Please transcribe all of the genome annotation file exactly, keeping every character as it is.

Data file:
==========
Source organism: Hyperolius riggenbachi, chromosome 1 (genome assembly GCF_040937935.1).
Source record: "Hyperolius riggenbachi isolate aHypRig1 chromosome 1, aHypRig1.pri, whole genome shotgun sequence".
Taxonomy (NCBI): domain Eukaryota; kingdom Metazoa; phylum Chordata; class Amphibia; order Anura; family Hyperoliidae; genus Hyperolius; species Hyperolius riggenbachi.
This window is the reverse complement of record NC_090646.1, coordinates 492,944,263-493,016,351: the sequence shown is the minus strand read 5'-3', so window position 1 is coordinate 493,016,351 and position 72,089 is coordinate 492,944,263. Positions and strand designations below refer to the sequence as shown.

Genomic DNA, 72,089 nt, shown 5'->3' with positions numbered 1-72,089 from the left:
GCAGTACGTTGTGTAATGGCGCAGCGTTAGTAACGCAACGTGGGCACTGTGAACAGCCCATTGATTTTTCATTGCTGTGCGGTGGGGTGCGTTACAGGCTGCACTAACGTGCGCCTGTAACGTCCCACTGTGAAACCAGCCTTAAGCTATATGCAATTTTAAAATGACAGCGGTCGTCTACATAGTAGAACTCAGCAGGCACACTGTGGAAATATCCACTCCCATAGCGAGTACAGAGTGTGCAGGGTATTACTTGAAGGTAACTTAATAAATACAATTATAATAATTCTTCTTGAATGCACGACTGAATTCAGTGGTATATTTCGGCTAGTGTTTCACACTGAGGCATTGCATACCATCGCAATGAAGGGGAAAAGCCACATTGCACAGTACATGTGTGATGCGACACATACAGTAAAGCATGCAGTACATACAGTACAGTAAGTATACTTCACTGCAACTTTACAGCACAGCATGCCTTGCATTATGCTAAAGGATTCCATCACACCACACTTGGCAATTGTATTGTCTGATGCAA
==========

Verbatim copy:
Source organism: Hyperolius riggenbachi, chromosome 1 (genome assembly GCF_040937935.1).
Source record: "Hyperolius riggenbachi isolate aHypRig1 chromosome 1, aHypRig1.pri, whole genome shotgun sequence".
Taxonomy (NCBI): domain Eukaryota; kingdom Metazoa; phylum Chordata; class Amphibia; order Anura; family Hyperoliidae; genus Hyperolius; species Hyperolius riggenbachi.
This window is the reverse complement of record NC_090646.1, coordinates 492,944,263-493,016,351: the sequence shown is the minus strand read 5'-3', so window position 1 is coordinate 493,016,351 and position 72,089 is coordinate 492,944,263. Positions and strand designations below refer to the sequence as shown.

Genomic DNA, 72,089 nt, shown 5'->3' with positions numbered 1-72,089 from the left:
GCAGTACGTTGTGTAATGGCGCAGCGTTAGTAACGCAACGTGGGCACTGTGAACAGCCCATTGATTTTTCATTGCTGTGCGGTGGGGTGCGTTACAGGCTGCACTAACGTGCGCCTGTAACGTCCCACTGTGAAACCAGCCTTAAGCTATATGCAATTTTAAAATGACAGCGGTCGTCTACATAGTAGAACTCAGCAGGCACACTGTGGAAATATCCACTCCCATAGCGAGTACAGAGTGTGCAGGGTATTACTTGAAGGTAACTTAATAAATACAATTATAATAATTCTTCTTGAATGCACGACTGAATTCAGTGGTATATTTCGGCTAGTGTTTCACACTGAGGCATTGCATACCATCGCAATGAAGGGGAAAAGCCACATTGCACAGTACATGTGTGATGCGACACATACAGTAAAGCATGCAGTACATACAGTACAGTAAGTATACTTCACTGCAACTTTACAGCACAGCATGCCTTGCATTATGCTAAAGGATTCCATCACACCACACTTGGCAATTGTATTGTCTGATGCAA